A new transfer point for liquefied natural gas in waters adjacent to the Barents Sea will further expedite the delivery of Russian gas to Europe. The hub arrived this week after a 12,000 nautical mile journey from South Korea and will begin operations this summer.
Novatek’s first floating transfer hub for liquefied natural gas (LNG), Saam FSU, has arrived in the narrow inlet of Ura Guba in the Russian Arctic after a four-months journey under tow from Okpo, South Korea. The barge will optimize the export of Russian LNG to Europe. The company ordered the $748m barge three years ago from South Korean shipyard DSME.
A second barge, Koryak FSU, will take up position off the coast of Kamchatka in the Far East later this year. The barges are more than twice the size of the large Arc7 LNG tankers, allowing it to temporarily store the LNG before it is reloaded onto non-ice capable gas carriers.
The goal of this logistics network is to shorten the distance that specialized ice-capable LNG carriers need to travel. Instead of delivering their cargo all the way to Europe or Asia, the vessels will now be able to turn around just outside ice-covered waters near Murmansk and Kamchatka.
This process allows for significant time savings. Currently Arc7 carriers have to travel between 2,500-3,200 nautical miles from Sabetta to ports in Europe – a voyage that takes around 16-24 days roundtrip. With the FSU in place the distance is shortened to around 1000 miles, taking just 6 days round trip.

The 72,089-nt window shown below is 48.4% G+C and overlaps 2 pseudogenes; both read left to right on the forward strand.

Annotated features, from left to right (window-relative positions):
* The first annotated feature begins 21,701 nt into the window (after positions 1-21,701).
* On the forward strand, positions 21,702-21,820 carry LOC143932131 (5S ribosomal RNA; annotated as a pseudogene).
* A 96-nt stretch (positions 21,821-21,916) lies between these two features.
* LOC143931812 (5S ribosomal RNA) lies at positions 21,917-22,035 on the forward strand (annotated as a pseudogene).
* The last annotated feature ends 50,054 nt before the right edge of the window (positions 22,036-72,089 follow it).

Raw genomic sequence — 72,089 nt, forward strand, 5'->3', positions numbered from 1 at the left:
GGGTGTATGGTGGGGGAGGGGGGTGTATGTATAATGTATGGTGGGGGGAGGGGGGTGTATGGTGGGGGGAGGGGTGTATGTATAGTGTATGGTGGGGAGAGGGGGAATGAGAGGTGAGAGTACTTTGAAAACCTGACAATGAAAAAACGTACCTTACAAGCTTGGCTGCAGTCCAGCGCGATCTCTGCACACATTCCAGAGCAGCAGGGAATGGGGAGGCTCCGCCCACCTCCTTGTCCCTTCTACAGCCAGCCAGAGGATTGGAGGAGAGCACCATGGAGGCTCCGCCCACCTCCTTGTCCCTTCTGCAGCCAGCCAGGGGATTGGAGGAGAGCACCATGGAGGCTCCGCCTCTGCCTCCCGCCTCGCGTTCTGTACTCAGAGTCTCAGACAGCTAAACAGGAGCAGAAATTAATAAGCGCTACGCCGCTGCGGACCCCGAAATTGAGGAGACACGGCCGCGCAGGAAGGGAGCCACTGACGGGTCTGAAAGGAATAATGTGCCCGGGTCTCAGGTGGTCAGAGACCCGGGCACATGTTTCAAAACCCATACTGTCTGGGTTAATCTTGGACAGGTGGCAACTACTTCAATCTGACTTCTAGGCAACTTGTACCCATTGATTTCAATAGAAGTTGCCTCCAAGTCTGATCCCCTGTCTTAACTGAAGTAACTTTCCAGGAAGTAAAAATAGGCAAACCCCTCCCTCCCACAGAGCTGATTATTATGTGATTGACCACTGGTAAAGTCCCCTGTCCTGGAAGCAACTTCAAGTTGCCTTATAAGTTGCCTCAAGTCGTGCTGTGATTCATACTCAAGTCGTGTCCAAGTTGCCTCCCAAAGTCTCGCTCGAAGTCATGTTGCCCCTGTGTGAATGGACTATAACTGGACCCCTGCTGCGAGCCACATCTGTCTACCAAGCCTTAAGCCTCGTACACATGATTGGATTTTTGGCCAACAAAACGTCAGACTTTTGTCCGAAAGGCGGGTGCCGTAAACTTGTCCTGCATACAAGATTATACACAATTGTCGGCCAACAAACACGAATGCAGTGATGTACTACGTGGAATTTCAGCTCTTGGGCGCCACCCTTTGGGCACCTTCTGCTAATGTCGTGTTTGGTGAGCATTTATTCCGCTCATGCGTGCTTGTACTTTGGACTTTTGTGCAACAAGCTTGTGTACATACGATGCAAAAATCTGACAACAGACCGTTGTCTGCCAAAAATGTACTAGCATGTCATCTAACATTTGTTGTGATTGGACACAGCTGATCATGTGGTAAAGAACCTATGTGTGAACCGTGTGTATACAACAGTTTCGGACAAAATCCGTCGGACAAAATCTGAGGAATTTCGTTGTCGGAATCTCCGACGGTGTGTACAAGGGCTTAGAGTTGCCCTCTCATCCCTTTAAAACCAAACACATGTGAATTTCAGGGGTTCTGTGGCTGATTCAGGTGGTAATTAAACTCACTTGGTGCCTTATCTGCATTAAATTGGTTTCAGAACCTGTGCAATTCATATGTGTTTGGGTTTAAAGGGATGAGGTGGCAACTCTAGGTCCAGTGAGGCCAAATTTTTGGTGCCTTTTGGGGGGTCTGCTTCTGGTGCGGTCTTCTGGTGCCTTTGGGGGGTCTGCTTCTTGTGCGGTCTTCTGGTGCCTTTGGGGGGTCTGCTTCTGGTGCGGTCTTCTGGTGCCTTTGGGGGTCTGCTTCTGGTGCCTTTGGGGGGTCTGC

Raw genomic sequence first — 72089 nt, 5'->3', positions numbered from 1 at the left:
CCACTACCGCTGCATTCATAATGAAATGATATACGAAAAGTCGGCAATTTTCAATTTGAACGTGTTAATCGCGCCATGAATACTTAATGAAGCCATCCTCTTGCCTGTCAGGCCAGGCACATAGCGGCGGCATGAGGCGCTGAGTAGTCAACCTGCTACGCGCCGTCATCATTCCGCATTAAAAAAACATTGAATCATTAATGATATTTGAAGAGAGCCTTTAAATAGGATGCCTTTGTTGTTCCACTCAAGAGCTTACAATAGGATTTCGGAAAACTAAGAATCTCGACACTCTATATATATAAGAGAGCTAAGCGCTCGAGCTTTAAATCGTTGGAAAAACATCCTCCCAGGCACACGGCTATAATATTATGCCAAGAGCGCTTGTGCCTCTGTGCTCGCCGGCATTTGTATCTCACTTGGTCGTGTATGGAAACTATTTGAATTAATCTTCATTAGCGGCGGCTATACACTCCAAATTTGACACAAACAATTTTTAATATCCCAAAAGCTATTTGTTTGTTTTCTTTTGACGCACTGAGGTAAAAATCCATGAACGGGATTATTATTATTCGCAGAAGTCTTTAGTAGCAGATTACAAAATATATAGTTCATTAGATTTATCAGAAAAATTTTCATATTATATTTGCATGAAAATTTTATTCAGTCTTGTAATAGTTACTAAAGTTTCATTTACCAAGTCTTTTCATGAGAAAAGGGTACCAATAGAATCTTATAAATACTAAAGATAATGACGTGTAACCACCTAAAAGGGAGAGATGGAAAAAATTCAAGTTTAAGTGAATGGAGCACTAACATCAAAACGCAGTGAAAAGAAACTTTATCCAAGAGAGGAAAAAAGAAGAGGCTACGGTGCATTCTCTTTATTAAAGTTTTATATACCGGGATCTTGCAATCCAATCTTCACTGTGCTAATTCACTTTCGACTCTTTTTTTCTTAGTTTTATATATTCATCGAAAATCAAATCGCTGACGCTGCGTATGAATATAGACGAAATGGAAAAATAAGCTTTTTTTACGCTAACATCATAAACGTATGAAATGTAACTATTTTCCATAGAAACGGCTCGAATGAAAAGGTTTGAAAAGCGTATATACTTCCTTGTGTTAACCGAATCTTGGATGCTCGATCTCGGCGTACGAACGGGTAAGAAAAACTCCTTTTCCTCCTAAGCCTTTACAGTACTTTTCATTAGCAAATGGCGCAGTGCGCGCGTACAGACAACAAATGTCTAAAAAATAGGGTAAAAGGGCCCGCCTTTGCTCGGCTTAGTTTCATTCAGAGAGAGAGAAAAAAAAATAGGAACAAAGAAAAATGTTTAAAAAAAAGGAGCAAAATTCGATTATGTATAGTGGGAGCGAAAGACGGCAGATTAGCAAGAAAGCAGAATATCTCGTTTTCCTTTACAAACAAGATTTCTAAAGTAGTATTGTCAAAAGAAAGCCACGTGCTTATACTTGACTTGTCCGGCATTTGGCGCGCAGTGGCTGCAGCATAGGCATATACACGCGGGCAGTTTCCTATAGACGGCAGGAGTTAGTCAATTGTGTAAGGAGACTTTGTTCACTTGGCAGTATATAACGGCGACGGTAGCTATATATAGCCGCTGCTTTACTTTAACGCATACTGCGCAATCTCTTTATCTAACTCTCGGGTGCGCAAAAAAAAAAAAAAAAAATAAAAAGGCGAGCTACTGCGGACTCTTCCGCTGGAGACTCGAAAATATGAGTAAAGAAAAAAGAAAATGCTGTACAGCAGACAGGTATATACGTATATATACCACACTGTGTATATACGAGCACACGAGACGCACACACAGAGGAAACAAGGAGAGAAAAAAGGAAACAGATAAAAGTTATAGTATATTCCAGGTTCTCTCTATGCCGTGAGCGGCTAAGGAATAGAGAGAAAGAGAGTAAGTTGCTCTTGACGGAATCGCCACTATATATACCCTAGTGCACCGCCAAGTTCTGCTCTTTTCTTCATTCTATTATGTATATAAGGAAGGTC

Once the second FSU is in place the company will be able to realize similar efficiencies in an easterly direction. Voyages from the Yamal LNG plant to Asia currently take around 5-6 weeks round trip along 6,000 miles. The distance will be cut to around 3,700 miles taking approximately 3 weeks.
Hubs are key to Novatek’s operation
Each barge has an annual transshipment capacity of 20m tons, sufficient to handle production from both Yamal LNG and the upcoming Arctic LNG 2 project.
The hubs also alleviate pressure on Russia’s Zvezda shipyard to deliver additional Arc7 carriers. Transshipping the LNG effectively postpones the need for additional Arc7 carriers until Arctic LNG 2 becomes fully operational in 2026.
The barges employ DSME’s proprietary re-liquefaction technology which captures and re-liquefies gas that naturally evaporates during transfer and storage in the cargo hold.
The hubs are operated by Arctic Transshipment, a subsidiary of Russian gas producer Novatek. Even with most European companies exiting from energy projects in Russia, France’s TotalEnergies continues to hold a 10 percent stake in the subsidiary it secured in 2021, in addition to its stake in Novatek itself.
At the time TotalEnergie’s CEO Patrick Pouyanné explained that “these terminals mark an important step in the advancement and consolidation of the Arctic LNG 2 project, and will contribute to the safe and sustainable export of cargoes from our existing and developing Yamal projects.”
For how long the European hub may be of use to Novatek remains to be seen. Questions continue to mount if the EU or individual member states could ban or phase out Russian LNG.
Discussions in Brussels on the matter remain ongoing and while some countries, such as the Netherlands, have begun to reduce their imports, experts think that a ban as a whole remains unlikely due to long-running offtake agreements by European importers.